There’s a scene in The Wire, one of the best shows ever because if you live in a big city you know that a lot of its fiction is true, where the white cop wrongly arrests a black preacher and accuses him of being a drug dealer. Later, people who were knowledgeable about the rules in the book found a way to fire him but not directly because of that indiscretion but for losing valuable equipment on a stakeout.
I couldn’t help but be reminded of that scene when I read that Pittsburgh police officer Jonathan Gromek had arrested (apparently without good cause if I’m reading the press reports and videos correctly) one black man and harassed another at, get this, the aftermath of a community meeting where one of the topics concerned was about police community relationships. I’m almost tempted to think that somebody paid him to be provocative just to prove a point.
In fact, judging from the video it looks like Dennis Henderson himself took, it looks like he was arrested for brandishing a phone camera. I should point out that taping the police might be illegal in some places but its a losing federal battle and I hope this a battle that the police lose. The only thing I can think of for not wanting to be filmed while policing is that your policing is unfounded and very bad or as it says at the video “Police intimidation and aggression in Homewood.” It also seems, and I say this as a large black man who has had far too many encounters with the police (especially when canvassing in white neighborhoods…), that Henderson was guilty of being “uppity”. Or as the New Pittsburgh Courier phrases it: “Talking while black.” These things aren’t actually crimes if you live in a truly free society.
The person this police officer harassed but didn’t arrest was apparently a reporter and photographer for my old newspaper The New Pittsburgh Courier. You can read that full story at the New Pittsburgh Courier.
Prediction: This is a town, like many other towns, where black people can get beaten and killed and the police face no penalties whatsoever. Just here in Pittsburgh there’s the legacy of Johnny Gammage (I believe that cop who shot him still has a job and if he lost it he certainly didn’t lose it over shooting some black guy perish the thought…) and Jordan Miles. This is partly what set off Chris Dorner. He lost his job for, probably, accurately reporting police brutality while white officers kept their jobs even after beatdowns and abuses. So don’t be surprised if Jonathan Gromek keeps his job.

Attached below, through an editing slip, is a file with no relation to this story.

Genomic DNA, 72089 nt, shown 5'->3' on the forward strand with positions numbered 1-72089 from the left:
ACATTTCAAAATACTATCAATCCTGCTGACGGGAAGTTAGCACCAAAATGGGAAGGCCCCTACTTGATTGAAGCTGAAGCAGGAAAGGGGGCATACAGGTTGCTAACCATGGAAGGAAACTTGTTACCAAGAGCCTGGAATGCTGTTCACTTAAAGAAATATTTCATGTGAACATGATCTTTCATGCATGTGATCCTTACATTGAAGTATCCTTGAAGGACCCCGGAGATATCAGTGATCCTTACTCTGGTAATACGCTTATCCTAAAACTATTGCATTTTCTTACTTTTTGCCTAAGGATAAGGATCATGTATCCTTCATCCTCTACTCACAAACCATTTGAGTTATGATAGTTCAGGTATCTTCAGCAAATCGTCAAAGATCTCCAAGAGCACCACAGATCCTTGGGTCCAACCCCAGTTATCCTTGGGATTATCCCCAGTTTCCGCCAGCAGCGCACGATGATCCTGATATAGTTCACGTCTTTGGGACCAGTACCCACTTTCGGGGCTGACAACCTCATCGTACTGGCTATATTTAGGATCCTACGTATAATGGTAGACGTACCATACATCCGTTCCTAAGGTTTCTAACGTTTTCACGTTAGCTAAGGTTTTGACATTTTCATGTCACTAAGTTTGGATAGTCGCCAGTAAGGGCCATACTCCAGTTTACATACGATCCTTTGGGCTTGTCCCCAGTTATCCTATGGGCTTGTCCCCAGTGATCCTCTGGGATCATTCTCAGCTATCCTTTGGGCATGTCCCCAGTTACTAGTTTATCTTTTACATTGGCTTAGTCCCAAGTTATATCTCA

I’m also not encouraged by the comments of Gromek’s boss. I need to quote those from the Post Gazette in a very fair use kind of way:
Zone 5 police Cmdr. Timothy O’Connor called Wednesday’s encounter an “isolated incident.””I understand the community is upset about this, but there is nobody targeting them,” he said. “We don’t have these things every day and it’s a good thing. Hopefully, we don’t have another one of these for many years.”
Yeah he should have just referred to that isolated incident — which is why we have a police review board no doubt — as “hijinks” or “shenanigans”. It’s not that harmless when the other guy has a gun and, let’s face it, a license to kill for very spurious reasons. Gromek should be fired but don’t hold your breath. I would like to think that new Pittsburgh mayor Bill Peduto would hire a police chief who thinks Gromek should be fired.
Related: There are a number of youtube videos about this incident. I found three. I’ve uploaded one. You can find the other ones here and here. Sort of Related: I’m still not happy with the poor work and performance of the Pennsylvania Human Relations Commission. (PHRC). I think my original statement with the Pennsylvania Human Relations Commission (PHRC) was a winner. I tend to think I’m the winner when I catch the defendant Peter Gidas lying 6 to 8 times.